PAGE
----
bad genius stillThailand’s two entries feature youth looking forward and age looking back.

  • Bad Genius – Playing just about every festival this season, Bad Genius is the story of brainy Thai teens and their elaborate scam to game the exams system.
  • Pop Aye – a middle-aged man tries to rescue an elephant who was his childhood friend and save them both from the ravages of “progress”.


jailbbreak horizonta

  • Jailbreak – martial arts drama from Jimmy Henderson.

The BFI London Film Festival runs at various venues in Central London from 4th to 15th October 2017. Full details and screening times/dates are available from the official website. Champion members’ booking begins 10am 6th September with Members’ booking opening 7th September ahead of regular ticket sales beginning 14th September.

You can also keep up to date with all the latest festival news via the BFI’s Facebook Page, Twitter account, and YouTube channel.

Oh Lucy! To Open Raindance 2017

Oh Lucy still oneLondon’s Raindance International Film Festival returns from 20th September to 1st October 2017 with the best of recent independent cinema from across the world. East Asian titles have been thin on the ground for the past few years, but this time around Japan in particular is back with a vengeance.

oh lucy still 3The festival will open with Atsuko Hirayanagi’s Cannes sleeper hit Oh Lucy! which stars Shinobu Terajima as a 55 year old woman trapped in a boring office job who discovers a whole new side to herself after being given a blonde wig and the alternate identity of Lucy by an unorthodox English teacher (played by Josh Hartnett) whom she later becomes obsessed with.

boys for saleThe only feature documentary on the list, Boys for Sale takes a look at the young men who have sex with men for money in Tokyo’s red light district. Produced by frequent Raindance guest Ian Thomas Ash (A2-B-C, -1278), this innovative documentary mixes animation and straight to camera interviews to explore the various reasons why these young men have made a decision to work as “boys” and the nature of their lives in this hidden part of Tokyo nightlife.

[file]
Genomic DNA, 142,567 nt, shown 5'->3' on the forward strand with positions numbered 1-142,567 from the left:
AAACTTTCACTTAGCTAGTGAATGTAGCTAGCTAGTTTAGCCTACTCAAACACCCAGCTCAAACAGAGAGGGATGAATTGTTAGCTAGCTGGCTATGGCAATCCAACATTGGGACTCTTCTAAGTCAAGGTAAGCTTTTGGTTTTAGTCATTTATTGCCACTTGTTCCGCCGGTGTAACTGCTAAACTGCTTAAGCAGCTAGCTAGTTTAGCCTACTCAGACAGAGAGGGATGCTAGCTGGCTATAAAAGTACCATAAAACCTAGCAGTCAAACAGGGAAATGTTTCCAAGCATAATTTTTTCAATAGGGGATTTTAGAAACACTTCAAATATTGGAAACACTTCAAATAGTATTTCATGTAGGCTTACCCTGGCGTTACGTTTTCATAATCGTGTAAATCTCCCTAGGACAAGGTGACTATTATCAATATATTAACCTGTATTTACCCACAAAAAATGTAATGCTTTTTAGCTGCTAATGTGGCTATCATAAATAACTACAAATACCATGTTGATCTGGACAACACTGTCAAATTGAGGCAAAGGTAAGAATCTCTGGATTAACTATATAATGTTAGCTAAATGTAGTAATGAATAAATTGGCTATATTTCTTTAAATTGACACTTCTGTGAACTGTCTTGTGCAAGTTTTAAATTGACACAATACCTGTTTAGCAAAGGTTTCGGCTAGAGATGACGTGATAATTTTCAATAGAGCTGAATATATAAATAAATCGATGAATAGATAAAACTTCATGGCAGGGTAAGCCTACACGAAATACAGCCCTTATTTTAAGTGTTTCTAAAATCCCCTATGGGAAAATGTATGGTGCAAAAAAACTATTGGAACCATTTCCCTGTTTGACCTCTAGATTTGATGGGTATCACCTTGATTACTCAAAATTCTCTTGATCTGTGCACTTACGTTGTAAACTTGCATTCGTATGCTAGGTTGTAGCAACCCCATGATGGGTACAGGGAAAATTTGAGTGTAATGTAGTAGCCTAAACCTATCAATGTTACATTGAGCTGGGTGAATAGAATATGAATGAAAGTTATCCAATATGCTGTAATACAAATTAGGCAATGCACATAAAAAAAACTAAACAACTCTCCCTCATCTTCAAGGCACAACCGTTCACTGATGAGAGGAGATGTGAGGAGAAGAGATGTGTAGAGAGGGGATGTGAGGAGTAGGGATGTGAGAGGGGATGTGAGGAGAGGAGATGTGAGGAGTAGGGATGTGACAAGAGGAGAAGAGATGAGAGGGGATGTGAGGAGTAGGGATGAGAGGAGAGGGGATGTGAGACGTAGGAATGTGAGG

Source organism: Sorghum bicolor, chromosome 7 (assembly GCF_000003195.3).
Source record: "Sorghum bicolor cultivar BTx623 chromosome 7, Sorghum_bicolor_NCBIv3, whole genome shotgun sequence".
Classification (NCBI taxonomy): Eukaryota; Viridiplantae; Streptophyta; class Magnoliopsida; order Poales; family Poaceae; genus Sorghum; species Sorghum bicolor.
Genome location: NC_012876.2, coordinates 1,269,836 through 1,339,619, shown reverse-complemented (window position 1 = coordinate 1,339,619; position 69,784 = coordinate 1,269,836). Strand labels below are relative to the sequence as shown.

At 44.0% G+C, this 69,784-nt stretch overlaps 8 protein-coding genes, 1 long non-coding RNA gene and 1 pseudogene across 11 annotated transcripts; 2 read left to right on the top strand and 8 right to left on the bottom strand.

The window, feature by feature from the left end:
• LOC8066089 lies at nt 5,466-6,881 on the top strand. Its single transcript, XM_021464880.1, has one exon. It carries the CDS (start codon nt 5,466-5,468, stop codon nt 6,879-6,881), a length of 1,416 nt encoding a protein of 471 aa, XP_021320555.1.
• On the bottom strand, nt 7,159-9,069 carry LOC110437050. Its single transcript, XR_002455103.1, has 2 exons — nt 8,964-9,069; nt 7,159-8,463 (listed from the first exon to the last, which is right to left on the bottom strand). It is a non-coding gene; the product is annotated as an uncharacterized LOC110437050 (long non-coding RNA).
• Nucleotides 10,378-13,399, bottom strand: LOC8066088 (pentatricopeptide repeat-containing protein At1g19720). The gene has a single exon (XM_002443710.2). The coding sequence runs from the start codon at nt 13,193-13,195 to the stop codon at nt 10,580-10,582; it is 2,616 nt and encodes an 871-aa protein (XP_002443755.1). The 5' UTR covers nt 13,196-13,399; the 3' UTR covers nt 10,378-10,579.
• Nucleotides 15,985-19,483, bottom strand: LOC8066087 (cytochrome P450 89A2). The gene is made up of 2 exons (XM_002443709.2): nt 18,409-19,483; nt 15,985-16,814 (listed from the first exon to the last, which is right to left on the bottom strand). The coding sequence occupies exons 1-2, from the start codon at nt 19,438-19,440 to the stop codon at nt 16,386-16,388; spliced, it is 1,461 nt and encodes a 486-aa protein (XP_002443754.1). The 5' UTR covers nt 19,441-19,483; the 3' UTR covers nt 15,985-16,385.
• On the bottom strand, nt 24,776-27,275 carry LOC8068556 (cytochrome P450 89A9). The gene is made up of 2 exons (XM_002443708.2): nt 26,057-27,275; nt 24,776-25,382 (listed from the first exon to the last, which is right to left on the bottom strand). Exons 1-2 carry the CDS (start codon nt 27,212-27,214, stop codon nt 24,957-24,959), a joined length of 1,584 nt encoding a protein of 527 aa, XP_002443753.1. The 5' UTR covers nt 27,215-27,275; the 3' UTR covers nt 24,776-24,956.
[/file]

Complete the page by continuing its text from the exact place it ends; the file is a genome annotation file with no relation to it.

ghost roads poster.jpgA haunted guitar amp promises a struggling musician everything he’s ever dreamed of in Ghostroads: A Japanese Rock ‘n’ Roll Ghost Story!

junkhead still 1It has been centuries since humanity’s clones rebelled and went to live underground. Now an intrepid band of humans must venture into their world to investigate the the fate of the self exiled creatures in Takahide Hori’s impressive stop motion animation, Junk Head.

love and other cultsEiji Uchida’s Love and Other Cults receives its UK premiere at Raindance. The story of a young girl’s journey through cult devotee to mixed up kid and a life in the adult entertainment industry, Love and Other Cults is the latest Uchida/Third Window Films production. Review.

mukoku horizontal.jpgKazuyoshi Kumakiri (My Man, Sketches of Kaitan City, Antenna) returns with a tale of familial love and kendo in Mukoku as Go Ayano puts down his sword following a traumatic incident and proceeds to waste his life drinking and working as a security guard until a chance meeting with a talented high schooler shakes him out of his malaise.

noise posterYusaku Matsumoto’s Noise takes place eight years after a killing spree as three residents of Akihabara including the daughter of a murdered woman, an underground idol, and a delivery driver attempt to find meaning in their lives.

Perfect Revolution still one.jpgIn Junpei Matsumoto’s Perfect Revolution, Lily Franky plays a man with cerebral palsy who is an activist for the sexual rights of disabled people and falls in love with a sex worker who suffers from a personality disorder.

swaying mariko still 1Ordinary housewife Mariko is married to a younger man with whom she has a son, but Tomoharu is often away from home and she is beginning to believe he is having an affair. Meanwhile, her manager harasses her at work and the customers are constantly rude. Under such strains, Mariko’s perception of reality starts to disintegrate in Koji Segawa’s indie drama Swaying Mariko.

The foolish bird still 1.jpgThe only non-Japanese East Asian film on offer is Huang Ji & Ryuji Otsuka’s The Foolish Bird – a story of a “left behind child” forced to bring herself up in an unforgiving Chinese village.

The Raindance International Film Festival takes place at Vue West End from 20th September to 1st October and tickets are already on sale via the official website.